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Every week, the Social Paintball inbox is flooded with sponsorship requests. From teams wanting us to film them, filmmakers wanting us to hire them, or players and teams who are interested in getting our new Grit apparel for free or at a discounted price, we get it all. Sometimes we see a note from a friend recommending a specific team that catches our eye, but more often than not these messages are responded to with a simple “Thanks for the email, but we’re not interested at this moment.” While talking to friends and other workers in the industry, we came to the realization that there hasn’t been a good guide to getting a sponsorship published in a while and that the general player base seems to be forgetting what the word actually means. So, we decided to talk to some of the top names in the game to get their perspective on what makes or breaks a team’s brand in their eyes. Needless to say, if you’re a new team wanting to get your first custom jersey with a few name-brand logos or an experienced team looking to take your sponsorship to the next level, this series of articles is for you!

In our last post, we defined what the majority of the industry is calling a paintball sponsorship. If you missed it, here’s a quick recap: Field time, group buy, playing incentives, and full. In this post, we’re going to break down what it takes to acquire a sponsorship and what you can do to further your chances to make a good impression.

First, you’ve got to remember that when you enter into an agreement with a company – be it an online store, local field, paint manufacturer, local restaurant, or whatever – that it is a business agreement. If a company is willing to risk money on your paintball team, they expect you to treat their decision as professionally as possible and while the stated agreement may ask you to only place a logo on a jersey or banner, it’s best to treat it as more than that. When you wear a sponsor’s logo, you not only get a cool graphic on your jersey, you also represent their brand; meaning that every action you make while wearing that logo reflects upon them. Frankly, there are thousands of teams and players looking for sponsorships. You can’t afford to trash a company’s reputation. From an industry perspective, many teams are “easy come, easy go.” There will always be another team in the wings waiting to take your place.

Because of that, it’s important to maximize your team’s ability to reach a wide and diverse audience and be considered outstanding ambassadors of the brand/sport. While being a winning team is important, and often a necessary part of a sponsorship, there are other ways to prove to a potential sponsor that your team deserves their support. Also, we have to remind you, when you enter into a sponsorship agreement, it is imperative that you realize this is a relationship and that you must treat it with the same effort you would a romance. People know when they’re being taken advantage of or when you’re not living up to your end of the agreement and – of course – they hate it. However, treat your sponsors like close friends and you’ll only help your case for the next season when you ask for more support. Here are some easy ways to do that:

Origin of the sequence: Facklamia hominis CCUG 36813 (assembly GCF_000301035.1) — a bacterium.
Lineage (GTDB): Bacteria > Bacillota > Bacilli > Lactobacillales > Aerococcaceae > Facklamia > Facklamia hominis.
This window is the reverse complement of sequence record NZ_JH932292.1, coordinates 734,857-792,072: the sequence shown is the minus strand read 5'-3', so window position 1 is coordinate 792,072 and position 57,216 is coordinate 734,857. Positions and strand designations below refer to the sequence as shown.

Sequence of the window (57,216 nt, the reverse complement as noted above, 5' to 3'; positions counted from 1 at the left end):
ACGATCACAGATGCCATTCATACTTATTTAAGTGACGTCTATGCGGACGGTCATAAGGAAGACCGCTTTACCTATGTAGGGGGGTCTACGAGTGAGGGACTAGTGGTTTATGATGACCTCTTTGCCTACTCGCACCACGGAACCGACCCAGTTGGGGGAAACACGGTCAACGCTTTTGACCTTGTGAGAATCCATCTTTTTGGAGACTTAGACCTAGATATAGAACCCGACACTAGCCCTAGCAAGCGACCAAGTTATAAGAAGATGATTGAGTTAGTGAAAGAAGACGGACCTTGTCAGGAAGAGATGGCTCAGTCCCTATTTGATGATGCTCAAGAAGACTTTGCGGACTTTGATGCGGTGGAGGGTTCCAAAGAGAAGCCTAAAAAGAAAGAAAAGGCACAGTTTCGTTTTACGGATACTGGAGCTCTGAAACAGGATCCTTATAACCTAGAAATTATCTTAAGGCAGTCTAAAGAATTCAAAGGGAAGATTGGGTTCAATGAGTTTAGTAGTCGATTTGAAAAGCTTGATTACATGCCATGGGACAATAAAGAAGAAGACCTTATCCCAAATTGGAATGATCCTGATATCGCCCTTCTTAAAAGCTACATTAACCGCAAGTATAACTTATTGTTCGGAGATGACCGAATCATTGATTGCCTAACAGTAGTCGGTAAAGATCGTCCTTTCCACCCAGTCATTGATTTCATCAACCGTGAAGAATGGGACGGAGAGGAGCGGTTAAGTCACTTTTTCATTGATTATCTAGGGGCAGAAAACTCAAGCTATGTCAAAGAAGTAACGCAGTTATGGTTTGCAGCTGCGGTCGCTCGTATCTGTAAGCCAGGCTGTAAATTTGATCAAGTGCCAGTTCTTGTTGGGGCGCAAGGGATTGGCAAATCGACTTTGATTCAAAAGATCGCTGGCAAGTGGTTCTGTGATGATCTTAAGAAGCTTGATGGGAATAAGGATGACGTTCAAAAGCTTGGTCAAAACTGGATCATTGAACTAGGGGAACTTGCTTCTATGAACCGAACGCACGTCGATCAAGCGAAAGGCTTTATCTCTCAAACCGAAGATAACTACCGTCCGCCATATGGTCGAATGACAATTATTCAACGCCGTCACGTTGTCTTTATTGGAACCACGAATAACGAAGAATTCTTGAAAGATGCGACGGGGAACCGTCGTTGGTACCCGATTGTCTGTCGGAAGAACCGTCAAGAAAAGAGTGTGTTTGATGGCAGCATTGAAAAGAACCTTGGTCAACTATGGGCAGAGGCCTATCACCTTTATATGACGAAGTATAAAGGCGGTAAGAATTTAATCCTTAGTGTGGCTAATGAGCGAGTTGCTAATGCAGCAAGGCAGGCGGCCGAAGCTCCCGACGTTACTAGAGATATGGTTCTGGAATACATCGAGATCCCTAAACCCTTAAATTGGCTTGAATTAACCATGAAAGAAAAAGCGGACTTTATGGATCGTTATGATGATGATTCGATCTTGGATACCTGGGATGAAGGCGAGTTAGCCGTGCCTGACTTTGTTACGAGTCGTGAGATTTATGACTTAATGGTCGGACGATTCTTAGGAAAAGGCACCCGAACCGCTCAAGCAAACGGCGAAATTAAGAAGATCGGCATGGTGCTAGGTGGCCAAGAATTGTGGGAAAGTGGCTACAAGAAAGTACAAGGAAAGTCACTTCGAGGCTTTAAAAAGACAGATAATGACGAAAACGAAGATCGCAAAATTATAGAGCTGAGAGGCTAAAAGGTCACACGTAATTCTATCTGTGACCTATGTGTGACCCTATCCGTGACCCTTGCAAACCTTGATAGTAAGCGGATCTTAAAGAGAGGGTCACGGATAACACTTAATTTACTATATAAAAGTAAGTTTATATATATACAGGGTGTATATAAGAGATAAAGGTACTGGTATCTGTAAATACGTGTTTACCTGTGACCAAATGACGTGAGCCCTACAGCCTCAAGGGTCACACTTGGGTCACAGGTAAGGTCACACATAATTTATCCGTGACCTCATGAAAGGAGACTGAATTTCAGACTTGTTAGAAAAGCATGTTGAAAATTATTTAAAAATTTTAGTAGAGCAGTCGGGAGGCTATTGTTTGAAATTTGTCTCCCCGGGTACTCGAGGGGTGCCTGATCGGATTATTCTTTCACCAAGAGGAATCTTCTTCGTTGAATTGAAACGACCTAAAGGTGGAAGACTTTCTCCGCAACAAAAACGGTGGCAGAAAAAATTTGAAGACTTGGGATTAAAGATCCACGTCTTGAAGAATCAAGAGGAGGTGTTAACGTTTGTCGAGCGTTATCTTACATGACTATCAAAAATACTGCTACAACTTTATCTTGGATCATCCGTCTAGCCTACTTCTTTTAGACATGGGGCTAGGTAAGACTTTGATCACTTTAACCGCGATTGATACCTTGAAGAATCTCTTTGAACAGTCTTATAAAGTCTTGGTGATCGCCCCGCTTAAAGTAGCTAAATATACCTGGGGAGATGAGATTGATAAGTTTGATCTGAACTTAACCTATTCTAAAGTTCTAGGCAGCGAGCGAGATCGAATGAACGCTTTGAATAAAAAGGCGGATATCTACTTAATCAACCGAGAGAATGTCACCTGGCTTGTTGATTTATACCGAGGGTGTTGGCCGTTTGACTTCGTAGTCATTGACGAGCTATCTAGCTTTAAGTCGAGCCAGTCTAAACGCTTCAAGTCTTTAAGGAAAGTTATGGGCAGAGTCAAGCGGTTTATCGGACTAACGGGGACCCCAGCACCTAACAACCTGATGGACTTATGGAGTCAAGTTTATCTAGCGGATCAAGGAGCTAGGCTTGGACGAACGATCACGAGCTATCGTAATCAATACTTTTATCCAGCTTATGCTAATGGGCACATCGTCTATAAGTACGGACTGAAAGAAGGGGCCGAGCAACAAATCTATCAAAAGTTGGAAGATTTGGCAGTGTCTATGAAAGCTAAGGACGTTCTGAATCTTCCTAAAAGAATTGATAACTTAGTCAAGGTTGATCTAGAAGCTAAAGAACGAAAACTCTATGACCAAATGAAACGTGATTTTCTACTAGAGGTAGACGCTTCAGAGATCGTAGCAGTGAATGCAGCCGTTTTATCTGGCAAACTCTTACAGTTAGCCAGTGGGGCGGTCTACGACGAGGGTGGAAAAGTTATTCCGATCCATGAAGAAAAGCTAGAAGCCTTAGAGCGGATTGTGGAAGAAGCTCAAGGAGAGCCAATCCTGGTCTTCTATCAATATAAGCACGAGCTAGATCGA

• Keep your sponsor informed of any recent news and achievements. Providing them with pictures from events of their gear or logo in action for their own use will go a long way in forming a working relationship.
  • Respond to their emails in a timely manner, and address them as professionally as possible. This means spell check, use proper grammar, and use formal addresses (ie- Dear Mr. Company…Sincerely, Team XYZ)
  • Deliver on your end of the agreement, and provide proof! If a sponsor asks your team to share their social media posts, do it, screen shot it, and let them know you’ve done it. In fact, sending an email asking “What more can we do?” is never a bad thing.
  • Go above and beyond! If your sponsor is at an event, help them set up the booth, run customer service, and provide other manual labor.
  • Be involved in more than the paintball scene. Most paintball companies are already known by the majority of those within the industry and the regular players, however there are millions that don’t have the slightest clue company XYZ exists. Attending charity events with your team (ie: cancer walks etc.) and providing your sponsors with a short article and some pictures provides them with a ton of really positive press that not only makes your team look awesome, but them too!
  • Never assume. Do not simply assume something is “ok” or “guaranteed”. If there is any room for doubt, ask and do not be condescending when you do. There is nothing worse than someone who feels they are entitled to something without reason or does not know how to ask in a proper way.
  • We don’t have enough time in this post to cover what type of promotional materials one should have to further your chances, however a good starting point is to always have a professional portfolio that provides some history of your team, pictures, achievements, and a letter of recommendation from your local store or field. Remember, your store and field owners work with the major companies on a regular basis and can be a potentially invaluable resource. They already have relationships with the industry and can point you in the right direction!

    In our last post, we’ll be talking to Bea Youngs Paxson, founder of the all-female Team Destiny, Joey Blue, manager of Tampa Bay Damage, and Israel Lagares, owner of Social Paintball, to get some inside information on what they’ve done to help maximize their sponsorship appeal.